Achieving a sustainable existence starts with our minds.
You may think this piece has something to do with mind-altering drugs. It doesn’t. What I mean by “emancipate the mind” has to do with the nature of human creatureliness and its role within the Earth system.
The human mind sets us apart from other life forms, but not necessarily above them. The human mind is something that ought to “harmonize” with the Earth system. What follows has to do with business, systems thinking, and our role, as human beings, at the present moment.
Of seminal importance to understanding the movement toward sustainable existence is systems thinking. This is especially so when it comes to business. I wrote about this in an earlier blog post, but it bears revisiting.
Systems thinking demands that we look beyond the linear, “theory of shareholder primacy” and see how the business fits within the Earth system itself. Maximizing profit at the expense of the environment and social capital is clearly unsustainable. This is where we get the notion of the triple bottom line, which defines a space, rather than a line – as in maximizing shareholder value. Life exists in space, not in lines.
Not long ago, the idea of the triple bottom line was simply an abstraction. Today, Elkington’s core notion of the triple bottom line, which came to be widely known in the late-90’s, has spawned all sorts of recapitulations. Environmental, social, and governance (ESG) is a variant of the triple bottom line; corporate social responsibility (CSR) is another and the list goes on.
I’m with Dr. Wolff, however, when he points out that one can put any modifier he or she desires in front of capitalism, and one will have the same thing. There’s little difference between the master/slave, feudal lord/serf, or employer/employee relationship. It remains the same, just like the song. We can call it “stakeholder capitalism”, but until we resolve the fundamental relational flaws of capitalism, the song will remain the same.
So, while we take Elkington’s idea of the triple bottom line, chew it for a while, and then come up with another way of putting it, we really have done very little. This is because we’re attempting to put his ideas to work within a system that resists them. I am not suggesting progress has not been made. But for as long as we’ve known about the problems we face today, we ought to be ashamed of ourselves for what little progress has been made. Malthus articulated the problems of limits to growth some 200 odd years ago; we didn’t pay attention then, and we’re not paying enough attention now.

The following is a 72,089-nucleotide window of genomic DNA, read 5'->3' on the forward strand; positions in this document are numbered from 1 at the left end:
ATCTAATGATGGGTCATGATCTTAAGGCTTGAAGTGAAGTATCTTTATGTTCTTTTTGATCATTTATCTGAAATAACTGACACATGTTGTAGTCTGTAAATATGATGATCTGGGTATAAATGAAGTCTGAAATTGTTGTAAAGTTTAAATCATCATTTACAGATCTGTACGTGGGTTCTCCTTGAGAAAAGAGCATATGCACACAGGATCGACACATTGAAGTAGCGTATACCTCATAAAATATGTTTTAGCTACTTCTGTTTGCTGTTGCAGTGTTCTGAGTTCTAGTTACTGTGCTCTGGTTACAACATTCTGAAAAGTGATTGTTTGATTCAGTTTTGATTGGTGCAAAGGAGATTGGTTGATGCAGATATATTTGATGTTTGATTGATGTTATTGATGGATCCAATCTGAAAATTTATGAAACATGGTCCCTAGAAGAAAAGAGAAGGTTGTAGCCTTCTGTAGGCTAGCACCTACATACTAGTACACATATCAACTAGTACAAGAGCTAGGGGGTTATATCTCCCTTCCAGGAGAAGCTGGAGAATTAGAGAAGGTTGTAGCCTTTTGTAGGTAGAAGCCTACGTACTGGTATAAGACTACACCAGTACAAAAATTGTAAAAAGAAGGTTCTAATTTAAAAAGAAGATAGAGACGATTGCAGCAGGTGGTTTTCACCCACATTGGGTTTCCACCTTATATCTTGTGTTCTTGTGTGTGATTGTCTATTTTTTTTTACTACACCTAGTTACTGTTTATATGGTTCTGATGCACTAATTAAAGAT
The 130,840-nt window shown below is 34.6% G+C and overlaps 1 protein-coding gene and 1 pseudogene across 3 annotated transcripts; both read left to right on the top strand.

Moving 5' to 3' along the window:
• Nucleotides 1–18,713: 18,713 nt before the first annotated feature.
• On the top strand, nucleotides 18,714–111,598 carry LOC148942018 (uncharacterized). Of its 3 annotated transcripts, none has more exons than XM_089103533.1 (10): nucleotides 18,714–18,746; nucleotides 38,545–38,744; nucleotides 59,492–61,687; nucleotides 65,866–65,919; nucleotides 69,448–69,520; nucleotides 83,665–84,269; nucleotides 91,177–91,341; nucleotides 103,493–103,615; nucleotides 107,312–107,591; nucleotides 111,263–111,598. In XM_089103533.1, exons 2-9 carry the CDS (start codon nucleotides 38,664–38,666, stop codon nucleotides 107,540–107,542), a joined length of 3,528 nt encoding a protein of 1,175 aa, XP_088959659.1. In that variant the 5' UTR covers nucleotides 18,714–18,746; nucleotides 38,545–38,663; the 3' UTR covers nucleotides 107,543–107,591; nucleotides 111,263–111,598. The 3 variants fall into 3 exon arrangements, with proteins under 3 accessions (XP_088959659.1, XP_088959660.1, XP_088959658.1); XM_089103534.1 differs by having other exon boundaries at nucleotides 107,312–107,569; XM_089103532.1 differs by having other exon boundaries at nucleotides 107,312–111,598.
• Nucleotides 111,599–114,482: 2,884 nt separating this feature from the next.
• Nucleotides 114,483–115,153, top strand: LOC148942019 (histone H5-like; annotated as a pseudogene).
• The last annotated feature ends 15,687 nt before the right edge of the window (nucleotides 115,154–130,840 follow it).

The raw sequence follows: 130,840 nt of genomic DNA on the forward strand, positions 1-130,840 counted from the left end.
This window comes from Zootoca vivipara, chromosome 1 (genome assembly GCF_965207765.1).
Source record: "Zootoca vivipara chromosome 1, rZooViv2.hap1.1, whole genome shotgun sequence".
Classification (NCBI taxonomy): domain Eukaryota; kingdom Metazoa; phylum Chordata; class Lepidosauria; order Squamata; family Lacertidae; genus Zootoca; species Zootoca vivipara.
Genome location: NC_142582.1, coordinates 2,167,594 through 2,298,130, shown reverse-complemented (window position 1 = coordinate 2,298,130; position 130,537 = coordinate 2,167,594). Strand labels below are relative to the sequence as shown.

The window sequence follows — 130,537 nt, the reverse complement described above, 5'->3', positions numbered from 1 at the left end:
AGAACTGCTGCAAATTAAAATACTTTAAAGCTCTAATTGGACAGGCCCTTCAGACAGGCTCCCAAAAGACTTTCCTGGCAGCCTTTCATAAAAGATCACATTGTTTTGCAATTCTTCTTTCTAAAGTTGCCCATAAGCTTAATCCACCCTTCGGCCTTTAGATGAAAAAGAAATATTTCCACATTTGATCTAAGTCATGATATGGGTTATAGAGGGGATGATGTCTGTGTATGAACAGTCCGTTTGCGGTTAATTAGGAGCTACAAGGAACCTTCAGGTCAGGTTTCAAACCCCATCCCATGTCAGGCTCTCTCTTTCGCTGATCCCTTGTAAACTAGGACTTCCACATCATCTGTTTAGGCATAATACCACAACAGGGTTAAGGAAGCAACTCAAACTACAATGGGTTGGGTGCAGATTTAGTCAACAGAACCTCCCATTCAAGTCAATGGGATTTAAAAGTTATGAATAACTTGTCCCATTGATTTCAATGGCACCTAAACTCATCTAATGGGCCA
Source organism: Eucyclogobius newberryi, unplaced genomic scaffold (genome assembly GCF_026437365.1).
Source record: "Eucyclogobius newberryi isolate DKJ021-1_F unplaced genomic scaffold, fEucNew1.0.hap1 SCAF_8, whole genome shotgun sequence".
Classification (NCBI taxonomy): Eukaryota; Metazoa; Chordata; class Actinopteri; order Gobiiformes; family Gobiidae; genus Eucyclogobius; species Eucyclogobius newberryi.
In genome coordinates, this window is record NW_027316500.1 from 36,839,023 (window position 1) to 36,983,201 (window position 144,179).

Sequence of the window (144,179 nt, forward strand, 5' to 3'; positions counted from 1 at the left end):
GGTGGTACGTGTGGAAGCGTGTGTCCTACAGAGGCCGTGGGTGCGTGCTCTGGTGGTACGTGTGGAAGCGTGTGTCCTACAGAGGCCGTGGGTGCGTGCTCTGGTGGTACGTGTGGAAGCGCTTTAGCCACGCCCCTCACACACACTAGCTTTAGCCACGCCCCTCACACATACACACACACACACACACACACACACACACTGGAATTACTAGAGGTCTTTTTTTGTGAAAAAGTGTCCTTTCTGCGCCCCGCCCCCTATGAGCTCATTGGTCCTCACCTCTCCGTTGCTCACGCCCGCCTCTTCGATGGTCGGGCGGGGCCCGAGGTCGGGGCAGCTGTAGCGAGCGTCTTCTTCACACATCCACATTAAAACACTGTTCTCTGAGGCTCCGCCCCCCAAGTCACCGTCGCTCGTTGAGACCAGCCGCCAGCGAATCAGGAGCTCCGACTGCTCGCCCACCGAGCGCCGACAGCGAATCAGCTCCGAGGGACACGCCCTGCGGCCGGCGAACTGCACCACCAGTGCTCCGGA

To put just how far we have to go into context, consider this: Since 1997, the year Elkington published his book, Cannibals with Forks, wherein he described the need for triple bottom line thinking, we’ve seen an increase in atmospheric CO2, from 363 ppm to 415 ppm, for a rise of 14%. This is but one marker of where things stand; there are countless more (e.g., deforestation, plastic pollution, toxic waste emissions etc.) that are not headed in the right direction. So, why is it, when we see the writing on the wall, when a thought leader articulates an obviously cogent idea, we can’t seem to muster the work necessary to make substantive change?
To begin to grasp the roots of this challenge, we need to consider our role, as human beings, within the Earth system.
Science tells us Earth is 4.5 billion years old. In that time, the Earth system has undergone phenomenal change, from a primordial ooze of basic chemistries to the emergence of simple life forms, and eventually, modern human beings. These changes are marked by innumerable phases or transitions from one level of complexity to the next. Notwithstanding the mass extinction we are currently experiencing, much of which is caused by our behavior, this moment in Earth history marks the highest level of what the French, Jesuit paleontologist, Teilhard de Chardin called, complexification.
Central to grasping the concept of complexification is what are referred to in systems thinking as emergent properties. These are properties possessed by a system that are essentially greater than the sum of the system’s parts. For example, consider water, which is composed of two atoms of hydrogen and one of oxygen, both of which are gases at room temperature. When hydrogen and oxygen come together in the proper ratio, water is formed. Water is a liquid at room temperature and possessive of unique physical properties. Water’s unique characteristics are known in systems thinking as emergent properties.